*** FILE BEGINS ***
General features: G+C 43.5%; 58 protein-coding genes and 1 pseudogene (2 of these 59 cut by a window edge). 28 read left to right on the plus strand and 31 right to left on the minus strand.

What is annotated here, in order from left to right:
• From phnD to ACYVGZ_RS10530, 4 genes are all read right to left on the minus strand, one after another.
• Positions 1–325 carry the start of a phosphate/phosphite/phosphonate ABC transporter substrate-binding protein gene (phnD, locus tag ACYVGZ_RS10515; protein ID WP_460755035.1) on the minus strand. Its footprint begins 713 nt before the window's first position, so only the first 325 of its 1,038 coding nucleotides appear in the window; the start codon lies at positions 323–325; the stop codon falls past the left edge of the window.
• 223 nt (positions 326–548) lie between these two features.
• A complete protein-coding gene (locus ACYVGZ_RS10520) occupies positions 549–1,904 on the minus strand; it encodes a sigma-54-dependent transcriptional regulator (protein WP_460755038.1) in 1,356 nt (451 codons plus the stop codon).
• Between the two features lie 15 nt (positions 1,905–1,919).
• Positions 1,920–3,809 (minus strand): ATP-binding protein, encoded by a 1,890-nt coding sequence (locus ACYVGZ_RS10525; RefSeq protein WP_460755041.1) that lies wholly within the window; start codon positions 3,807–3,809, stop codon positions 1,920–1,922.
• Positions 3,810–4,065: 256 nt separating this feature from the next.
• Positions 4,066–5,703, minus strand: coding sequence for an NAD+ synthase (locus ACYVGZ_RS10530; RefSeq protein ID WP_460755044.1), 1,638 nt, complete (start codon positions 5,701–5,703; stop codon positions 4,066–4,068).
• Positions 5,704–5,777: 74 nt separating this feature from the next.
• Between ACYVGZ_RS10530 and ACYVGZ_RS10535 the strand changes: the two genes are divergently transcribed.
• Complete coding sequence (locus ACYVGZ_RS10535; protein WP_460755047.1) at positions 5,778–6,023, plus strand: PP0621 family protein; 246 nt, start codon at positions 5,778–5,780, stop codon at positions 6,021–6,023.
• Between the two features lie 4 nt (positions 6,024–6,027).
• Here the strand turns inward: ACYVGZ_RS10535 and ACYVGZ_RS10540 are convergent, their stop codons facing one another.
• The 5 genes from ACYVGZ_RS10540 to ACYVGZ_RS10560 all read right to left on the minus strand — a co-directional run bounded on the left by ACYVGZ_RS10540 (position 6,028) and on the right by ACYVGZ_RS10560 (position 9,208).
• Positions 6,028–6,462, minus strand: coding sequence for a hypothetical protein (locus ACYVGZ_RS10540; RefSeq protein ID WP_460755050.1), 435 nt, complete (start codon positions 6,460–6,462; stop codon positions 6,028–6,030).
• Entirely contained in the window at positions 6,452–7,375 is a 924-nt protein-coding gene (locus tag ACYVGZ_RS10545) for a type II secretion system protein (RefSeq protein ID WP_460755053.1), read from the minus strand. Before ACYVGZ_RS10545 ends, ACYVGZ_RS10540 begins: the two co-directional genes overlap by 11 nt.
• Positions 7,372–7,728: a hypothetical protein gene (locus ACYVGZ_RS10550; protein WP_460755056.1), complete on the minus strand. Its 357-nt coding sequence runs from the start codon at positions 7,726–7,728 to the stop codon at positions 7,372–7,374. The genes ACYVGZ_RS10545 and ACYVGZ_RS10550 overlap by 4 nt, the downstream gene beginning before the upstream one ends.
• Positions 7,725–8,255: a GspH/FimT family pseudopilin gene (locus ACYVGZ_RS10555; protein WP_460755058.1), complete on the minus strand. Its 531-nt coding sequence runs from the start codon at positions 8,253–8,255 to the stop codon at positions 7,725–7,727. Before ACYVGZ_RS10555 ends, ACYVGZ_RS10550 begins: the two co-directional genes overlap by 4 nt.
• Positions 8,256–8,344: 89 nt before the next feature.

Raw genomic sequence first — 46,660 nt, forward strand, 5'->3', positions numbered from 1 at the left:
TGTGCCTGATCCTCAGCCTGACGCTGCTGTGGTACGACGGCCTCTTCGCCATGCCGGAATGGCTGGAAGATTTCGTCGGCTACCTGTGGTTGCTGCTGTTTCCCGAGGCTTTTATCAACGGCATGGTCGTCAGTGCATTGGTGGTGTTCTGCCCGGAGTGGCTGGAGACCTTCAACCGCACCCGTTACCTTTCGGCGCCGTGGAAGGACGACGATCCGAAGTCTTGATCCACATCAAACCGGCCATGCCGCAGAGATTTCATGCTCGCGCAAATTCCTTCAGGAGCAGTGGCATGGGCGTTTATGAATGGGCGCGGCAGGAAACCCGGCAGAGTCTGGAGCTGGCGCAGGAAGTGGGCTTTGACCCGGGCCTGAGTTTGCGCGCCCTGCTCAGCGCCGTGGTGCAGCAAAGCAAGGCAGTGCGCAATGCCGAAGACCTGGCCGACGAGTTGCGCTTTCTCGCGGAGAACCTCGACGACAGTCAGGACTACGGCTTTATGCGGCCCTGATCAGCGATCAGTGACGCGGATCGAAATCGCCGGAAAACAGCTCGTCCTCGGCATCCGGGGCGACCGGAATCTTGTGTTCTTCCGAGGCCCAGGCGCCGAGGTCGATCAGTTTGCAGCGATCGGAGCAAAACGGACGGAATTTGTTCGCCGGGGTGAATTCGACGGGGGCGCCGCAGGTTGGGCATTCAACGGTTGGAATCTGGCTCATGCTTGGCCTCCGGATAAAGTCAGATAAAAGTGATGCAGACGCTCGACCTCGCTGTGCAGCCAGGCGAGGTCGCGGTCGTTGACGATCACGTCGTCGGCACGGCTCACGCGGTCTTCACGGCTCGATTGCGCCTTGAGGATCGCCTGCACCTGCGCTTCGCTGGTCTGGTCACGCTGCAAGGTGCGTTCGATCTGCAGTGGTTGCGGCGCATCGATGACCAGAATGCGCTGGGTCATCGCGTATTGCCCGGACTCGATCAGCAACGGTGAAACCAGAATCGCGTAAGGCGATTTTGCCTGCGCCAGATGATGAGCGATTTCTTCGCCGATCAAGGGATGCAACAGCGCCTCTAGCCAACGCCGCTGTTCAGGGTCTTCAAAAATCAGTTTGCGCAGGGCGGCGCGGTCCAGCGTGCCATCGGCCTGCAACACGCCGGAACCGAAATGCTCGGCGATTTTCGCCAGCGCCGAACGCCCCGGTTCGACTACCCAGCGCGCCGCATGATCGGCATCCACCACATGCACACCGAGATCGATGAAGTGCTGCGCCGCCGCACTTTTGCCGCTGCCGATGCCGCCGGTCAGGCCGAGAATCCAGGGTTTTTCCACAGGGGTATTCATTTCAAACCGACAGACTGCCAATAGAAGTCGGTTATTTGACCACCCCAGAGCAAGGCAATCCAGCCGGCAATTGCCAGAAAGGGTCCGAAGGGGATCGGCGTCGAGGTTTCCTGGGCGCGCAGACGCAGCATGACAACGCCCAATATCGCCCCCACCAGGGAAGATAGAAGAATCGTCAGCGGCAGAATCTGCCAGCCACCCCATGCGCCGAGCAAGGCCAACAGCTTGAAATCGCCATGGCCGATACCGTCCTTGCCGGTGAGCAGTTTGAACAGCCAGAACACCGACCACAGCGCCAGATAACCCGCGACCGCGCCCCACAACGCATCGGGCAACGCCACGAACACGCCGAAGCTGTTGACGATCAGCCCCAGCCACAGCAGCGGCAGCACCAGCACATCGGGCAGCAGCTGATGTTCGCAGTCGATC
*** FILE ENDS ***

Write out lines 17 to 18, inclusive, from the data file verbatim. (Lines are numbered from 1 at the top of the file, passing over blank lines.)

• Positions 6,028–6,462, minus strand: coding sequence for a hypothetical protein (locus ACYVGZ_RS10540; RefSeq protein ID WP_460755050.1), 435 nt, complete (start codon positions 6,460–6,462; stop codon positions 6,028–6,030).
• Entirely contained in the window at positions 6,452–7,375 is a 924-nt protein-coding gene (locus tag ACYVGZ_RS10545) for a type II secretion system protein (RefSeq protein ID WP_460755053.1), read from the minus strand. Before ACYVGZ_RS10545 ends, ACYVGZ_RS10540 begins: the two co-directional genes overlap by 11 nt.